With all the attention given to the pre and post award stages, the transition period between a grant proposal submission and notification of the funding decision is often overlooked. Once a proposal is submitted it can feel like all you do is wait, and wait some more. This blog explores the nature of the transitionary period, what to do when a decision is issued, and how best to navigate negotiations.
Grant Proposal Submission – Sponsor Review
The time required between a grant proposal submission and a sponsor’s decision can vary greatly. Sometimes a sponsor is expecting a proposal and is eager to get the funds “out the door”. In this case, the institution may only have to wait a few days. More often, though, it takes six to nine months to hear back. Every sponsor is different.
During the waiting period, the sponsor agency may reach out to the institution for revisions or additional information. For example, the sponsor may contact the sponsored programs office to discuss changes to the budget and scope of work. Perhaps a proposal may have requested $50,000, but the funding agency can only provide $35,000. It would not be feasible, or realistic, for the researchers to perform the same amount of work proposed for less than requested. Thus, the two parties will have to agree upon an adjusted set of goals and deliverables or determine what other resources can be used to support the work.
The sponsor may also contact the institution to request “Just in Time” information. These requests are aimed at collecting specific data, such as an update on the Principal Investigator’s other commitments/support. If the PI is overcommitted a delegation of responsibilities will need to be addressed. Additionally, a sponsor may be interested in the source of funding on their other projects, and how much these total.
Between the original grant proposal submission, revisions, and just in time conversations, the amount of information a sponsored programs office becomes responsible for is overwhelming. Administrators can track the proposal submission and these subsequent discussions with a grants management system. In using a software system one can update the status of the project and monitor the submissions of the just in time data through documents, email strings, and the files that were provided. It is important to invest in a system that is able to produce a communication history grid, especially one able to track time elapsed and upcoming deadlines. As revisions are finalized the institution will be able to complete the resubmission and update the grant record so that both versions are stored.
Grant Proposal Submission – Withdrawing a proposal
There are times a sponsored programs office may need to withdraw their grant proposal from sponsor consideration. This results from a variety of circumstances. The institution itself may come to the realization that it is no longer in their best interest to pursue the project. Perhaps the proposal was submitted at the last minute, requiring a rushed review, and it was only during this waiting period that the central office realized there were problems, such as cost share, in the proposal. Thus, the institution must contact the sponsor agency and withdraw the application from consideration.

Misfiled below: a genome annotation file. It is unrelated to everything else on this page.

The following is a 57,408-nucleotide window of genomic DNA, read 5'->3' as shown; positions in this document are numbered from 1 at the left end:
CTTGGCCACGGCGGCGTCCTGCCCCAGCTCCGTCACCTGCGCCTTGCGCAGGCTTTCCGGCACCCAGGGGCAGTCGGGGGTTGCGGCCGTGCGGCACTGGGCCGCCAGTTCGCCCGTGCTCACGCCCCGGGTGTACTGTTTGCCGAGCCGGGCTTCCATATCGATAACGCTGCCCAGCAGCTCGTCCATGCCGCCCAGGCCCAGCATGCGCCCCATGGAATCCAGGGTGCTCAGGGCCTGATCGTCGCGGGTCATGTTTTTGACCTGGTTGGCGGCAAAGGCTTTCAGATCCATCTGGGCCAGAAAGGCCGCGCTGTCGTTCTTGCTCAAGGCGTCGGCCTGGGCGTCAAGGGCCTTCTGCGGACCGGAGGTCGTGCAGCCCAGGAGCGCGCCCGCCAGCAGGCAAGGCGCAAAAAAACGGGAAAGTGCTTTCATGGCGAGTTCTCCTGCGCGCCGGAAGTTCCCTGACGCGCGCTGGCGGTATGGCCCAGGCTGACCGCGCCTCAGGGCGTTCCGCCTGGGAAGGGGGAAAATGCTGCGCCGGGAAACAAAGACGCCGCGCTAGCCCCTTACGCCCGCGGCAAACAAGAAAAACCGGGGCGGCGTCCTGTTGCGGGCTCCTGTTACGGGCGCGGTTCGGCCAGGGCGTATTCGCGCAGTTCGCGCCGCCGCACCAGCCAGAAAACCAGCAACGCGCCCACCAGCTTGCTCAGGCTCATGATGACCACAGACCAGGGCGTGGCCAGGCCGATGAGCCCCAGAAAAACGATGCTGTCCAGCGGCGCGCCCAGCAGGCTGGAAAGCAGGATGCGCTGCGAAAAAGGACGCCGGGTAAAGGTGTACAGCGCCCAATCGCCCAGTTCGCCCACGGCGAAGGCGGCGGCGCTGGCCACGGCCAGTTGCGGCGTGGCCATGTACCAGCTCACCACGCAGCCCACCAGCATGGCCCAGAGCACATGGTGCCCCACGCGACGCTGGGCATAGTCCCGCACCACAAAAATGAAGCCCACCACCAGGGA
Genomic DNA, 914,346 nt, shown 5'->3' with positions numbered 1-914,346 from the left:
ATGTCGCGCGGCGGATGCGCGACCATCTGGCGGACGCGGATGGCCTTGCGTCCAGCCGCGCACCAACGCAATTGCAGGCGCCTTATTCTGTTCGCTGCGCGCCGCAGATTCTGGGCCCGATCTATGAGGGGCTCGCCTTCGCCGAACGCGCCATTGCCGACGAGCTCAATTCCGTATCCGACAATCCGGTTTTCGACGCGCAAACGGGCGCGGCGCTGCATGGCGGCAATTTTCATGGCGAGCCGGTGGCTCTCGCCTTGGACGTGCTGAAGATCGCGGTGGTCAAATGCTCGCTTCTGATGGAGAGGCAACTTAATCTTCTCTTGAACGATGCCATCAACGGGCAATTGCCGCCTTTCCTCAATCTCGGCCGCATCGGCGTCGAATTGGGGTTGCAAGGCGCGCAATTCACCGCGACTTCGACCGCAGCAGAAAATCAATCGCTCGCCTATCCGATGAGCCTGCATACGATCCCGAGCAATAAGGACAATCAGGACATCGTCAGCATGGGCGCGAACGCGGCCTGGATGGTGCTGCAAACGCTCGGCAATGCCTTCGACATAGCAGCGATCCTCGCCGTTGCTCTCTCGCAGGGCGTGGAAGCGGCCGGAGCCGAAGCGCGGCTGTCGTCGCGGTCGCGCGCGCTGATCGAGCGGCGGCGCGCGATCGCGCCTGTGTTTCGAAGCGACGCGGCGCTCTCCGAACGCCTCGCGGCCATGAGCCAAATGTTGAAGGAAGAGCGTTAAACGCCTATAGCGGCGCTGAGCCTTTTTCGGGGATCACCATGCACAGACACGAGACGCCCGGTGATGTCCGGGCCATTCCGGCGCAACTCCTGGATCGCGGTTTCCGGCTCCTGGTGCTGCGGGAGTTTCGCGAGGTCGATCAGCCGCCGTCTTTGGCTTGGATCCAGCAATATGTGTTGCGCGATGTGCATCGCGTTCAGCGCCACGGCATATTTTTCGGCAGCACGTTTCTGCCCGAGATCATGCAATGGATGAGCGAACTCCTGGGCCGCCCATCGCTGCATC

Conversely, it may be the funding agency that realizes the grant proposal submission needs to be withdrawn. The sponsor lets the PI know that while it was a good proposal, it is better suited for a different division/institute at their agency or another funding agency altogether.
Grant Award & Negotiations
After a grant proposal submission has been reviewed, the institution will receive an award decision from the funding agency. Typically, these decisions are communicated via email correspondence. While an institution’s sponsored programs office submits the proposal, they are not always the first to hear back from the sponsor. The agency may choose to email the project’s PI directly. In this cases, no one else at the university realizes the research project has received funding until the PI alerts relevant staff and members of the central office.
Once a grant decision has been issued the university can begin award negotiations. The negotiations involve individuals from both the institution and the sponsor agency and cover items such as scope of work, budget, and terms and conditions. The two teams look at what was submitted in the proposal, what the award addresses, and if there are any discrepancies between the two. Working with a group in private industry involves further collaboration as there may be more complex areas, such as intellectual property which need addressed. Each institution has a pre-structured series of items that are allowable, and everyone in the sponsored programs office should be familiar with them. While the PI is involved in these discussions he or she can never sign the final agreement on behalf of the institution. Instead an authorized agent is needed. They are usually delegated by the institutions upper management, and reside within either the pre or post award office.
Once the central office finalizes the negotiations and accepts the award they must notify all relevant stakeholders, including the PI, any Co-PIs, chairs, the department manager, financial managers, and the accounting technician. Most often this is done electronically or through a university wide system. Communications should include a summary sheet that lays out the funding, period of performance, the allocation of costs across categories, and all those supported by the funds. To learn more about a grant management system that can handle all of these aspects, contact our IT Works team today.